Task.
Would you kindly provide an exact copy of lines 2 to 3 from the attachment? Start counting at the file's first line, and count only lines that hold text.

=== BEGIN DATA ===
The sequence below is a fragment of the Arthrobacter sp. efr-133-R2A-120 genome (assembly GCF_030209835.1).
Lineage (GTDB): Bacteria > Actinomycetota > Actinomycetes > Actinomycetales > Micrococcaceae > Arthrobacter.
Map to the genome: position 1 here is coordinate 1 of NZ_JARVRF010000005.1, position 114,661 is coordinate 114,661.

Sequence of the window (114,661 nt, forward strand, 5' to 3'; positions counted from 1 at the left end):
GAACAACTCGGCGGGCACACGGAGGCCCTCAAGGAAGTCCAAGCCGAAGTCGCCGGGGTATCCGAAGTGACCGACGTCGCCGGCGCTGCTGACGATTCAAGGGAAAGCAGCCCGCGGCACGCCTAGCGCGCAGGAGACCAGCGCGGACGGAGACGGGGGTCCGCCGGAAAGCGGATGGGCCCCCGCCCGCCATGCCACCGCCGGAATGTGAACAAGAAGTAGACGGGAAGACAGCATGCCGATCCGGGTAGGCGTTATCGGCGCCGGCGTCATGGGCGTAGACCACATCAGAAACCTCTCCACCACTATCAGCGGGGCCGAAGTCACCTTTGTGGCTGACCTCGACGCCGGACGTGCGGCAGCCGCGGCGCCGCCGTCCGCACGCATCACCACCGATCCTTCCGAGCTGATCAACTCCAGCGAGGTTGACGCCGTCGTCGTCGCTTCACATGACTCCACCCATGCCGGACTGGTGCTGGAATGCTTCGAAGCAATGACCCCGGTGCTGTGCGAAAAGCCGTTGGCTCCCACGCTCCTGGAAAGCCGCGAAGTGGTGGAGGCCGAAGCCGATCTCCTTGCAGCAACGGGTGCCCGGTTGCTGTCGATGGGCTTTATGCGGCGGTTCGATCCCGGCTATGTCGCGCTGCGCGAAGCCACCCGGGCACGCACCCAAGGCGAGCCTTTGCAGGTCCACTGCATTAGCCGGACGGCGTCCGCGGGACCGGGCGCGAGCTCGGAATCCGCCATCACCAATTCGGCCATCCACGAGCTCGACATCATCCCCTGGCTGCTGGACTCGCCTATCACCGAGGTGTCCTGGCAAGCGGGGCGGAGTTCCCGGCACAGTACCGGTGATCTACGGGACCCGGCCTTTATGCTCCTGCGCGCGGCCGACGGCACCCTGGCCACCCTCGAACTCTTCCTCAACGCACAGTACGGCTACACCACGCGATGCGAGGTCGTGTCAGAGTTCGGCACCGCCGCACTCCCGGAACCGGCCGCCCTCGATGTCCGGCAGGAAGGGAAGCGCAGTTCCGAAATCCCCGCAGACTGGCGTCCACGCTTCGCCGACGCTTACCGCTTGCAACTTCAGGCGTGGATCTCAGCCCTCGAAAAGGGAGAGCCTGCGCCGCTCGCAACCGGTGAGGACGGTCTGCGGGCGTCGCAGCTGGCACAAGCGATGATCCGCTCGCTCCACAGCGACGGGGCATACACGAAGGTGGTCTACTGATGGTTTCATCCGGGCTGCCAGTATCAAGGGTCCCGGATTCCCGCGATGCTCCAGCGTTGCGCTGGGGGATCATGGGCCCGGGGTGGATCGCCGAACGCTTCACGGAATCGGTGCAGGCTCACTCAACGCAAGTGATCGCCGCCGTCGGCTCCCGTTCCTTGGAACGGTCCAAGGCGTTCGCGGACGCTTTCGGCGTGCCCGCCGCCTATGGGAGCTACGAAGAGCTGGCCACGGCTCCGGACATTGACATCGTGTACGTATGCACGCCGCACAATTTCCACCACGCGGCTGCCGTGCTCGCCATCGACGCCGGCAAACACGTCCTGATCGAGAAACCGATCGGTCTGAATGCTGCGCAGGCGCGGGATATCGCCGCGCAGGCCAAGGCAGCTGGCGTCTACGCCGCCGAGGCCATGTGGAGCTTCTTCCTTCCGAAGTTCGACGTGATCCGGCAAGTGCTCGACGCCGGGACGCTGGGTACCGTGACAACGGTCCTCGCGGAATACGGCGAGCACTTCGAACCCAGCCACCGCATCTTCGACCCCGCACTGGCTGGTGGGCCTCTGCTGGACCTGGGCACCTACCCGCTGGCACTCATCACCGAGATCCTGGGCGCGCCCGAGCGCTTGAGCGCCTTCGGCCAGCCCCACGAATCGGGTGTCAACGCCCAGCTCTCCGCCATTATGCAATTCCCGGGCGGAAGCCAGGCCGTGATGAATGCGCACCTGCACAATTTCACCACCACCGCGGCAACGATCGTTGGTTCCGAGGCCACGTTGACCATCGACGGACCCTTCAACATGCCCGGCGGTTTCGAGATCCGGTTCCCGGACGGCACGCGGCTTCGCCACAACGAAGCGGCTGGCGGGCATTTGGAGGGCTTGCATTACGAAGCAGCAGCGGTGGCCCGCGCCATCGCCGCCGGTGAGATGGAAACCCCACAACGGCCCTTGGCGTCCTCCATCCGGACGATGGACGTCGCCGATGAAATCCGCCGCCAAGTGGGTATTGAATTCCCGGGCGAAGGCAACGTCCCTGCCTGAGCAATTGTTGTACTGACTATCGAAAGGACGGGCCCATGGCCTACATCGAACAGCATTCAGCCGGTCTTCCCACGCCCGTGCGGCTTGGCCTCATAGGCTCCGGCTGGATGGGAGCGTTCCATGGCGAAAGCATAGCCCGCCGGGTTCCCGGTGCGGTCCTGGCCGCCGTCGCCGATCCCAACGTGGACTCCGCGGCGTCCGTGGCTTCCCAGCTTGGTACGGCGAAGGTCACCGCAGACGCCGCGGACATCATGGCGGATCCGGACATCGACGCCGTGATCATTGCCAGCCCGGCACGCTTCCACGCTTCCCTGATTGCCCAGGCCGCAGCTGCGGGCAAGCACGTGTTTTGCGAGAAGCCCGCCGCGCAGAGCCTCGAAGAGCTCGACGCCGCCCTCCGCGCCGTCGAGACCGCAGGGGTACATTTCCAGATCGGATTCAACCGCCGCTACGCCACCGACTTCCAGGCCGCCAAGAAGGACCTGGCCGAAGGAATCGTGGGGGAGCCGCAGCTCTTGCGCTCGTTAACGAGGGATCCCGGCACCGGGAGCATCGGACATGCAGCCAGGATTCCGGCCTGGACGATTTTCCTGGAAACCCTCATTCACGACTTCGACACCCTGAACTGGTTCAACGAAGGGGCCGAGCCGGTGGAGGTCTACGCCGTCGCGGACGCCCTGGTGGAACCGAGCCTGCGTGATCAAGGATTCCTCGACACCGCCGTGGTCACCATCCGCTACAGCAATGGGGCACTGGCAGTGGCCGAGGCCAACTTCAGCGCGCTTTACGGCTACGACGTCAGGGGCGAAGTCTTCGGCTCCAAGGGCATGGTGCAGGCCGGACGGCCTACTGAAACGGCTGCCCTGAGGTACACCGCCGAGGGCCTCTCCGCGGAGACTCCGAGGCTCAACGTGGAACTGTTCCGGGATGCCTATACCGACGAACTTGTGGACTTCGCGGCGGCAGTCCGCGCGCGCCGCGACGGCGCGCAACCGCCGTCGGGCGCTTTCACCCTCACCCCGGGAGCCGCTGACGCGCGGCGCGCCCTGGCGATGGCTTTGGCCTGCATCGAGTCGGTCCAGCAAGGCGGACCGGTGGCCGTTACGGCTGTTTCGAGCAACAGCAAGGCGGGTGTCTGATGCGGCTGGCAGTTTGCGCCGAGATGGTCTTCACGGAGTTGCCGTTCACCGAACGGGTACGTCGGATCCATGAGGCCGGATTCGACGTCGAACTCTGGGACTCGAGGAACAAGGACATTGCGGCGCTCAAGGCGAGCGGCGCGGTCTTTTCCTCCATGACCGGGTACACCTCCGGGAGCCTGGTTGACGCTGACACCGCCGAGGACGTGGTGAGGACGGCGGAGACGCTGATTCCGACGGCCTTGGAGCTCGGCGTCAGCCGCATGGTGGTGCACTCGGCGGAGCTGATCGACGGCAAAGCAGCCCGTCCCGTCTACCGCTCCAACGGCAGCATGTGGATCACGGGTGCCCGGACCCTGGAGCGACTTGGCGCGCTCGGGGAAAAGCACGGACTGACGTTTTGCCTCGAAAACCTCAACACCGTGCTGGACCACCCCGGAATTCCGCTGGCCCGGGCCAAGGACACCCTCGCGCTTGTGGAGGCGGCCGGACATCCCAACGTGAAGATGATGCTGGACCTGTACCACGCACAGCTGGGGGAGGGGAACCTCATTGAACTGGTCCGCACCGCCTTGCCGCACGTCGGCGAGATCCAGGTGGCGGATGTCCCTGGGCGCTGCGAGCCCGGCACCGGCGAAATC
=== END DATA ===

Lineage (GTDB): Bacteria > Actinomycetota > Actinomycetes > Actinomycetales > Micrococcaceae > Arthrobacter.
Map to the genome: position 1 here is coordinate 1 of NZ_JARVRF010000005.1, position 114,661 is coordinate 114,661.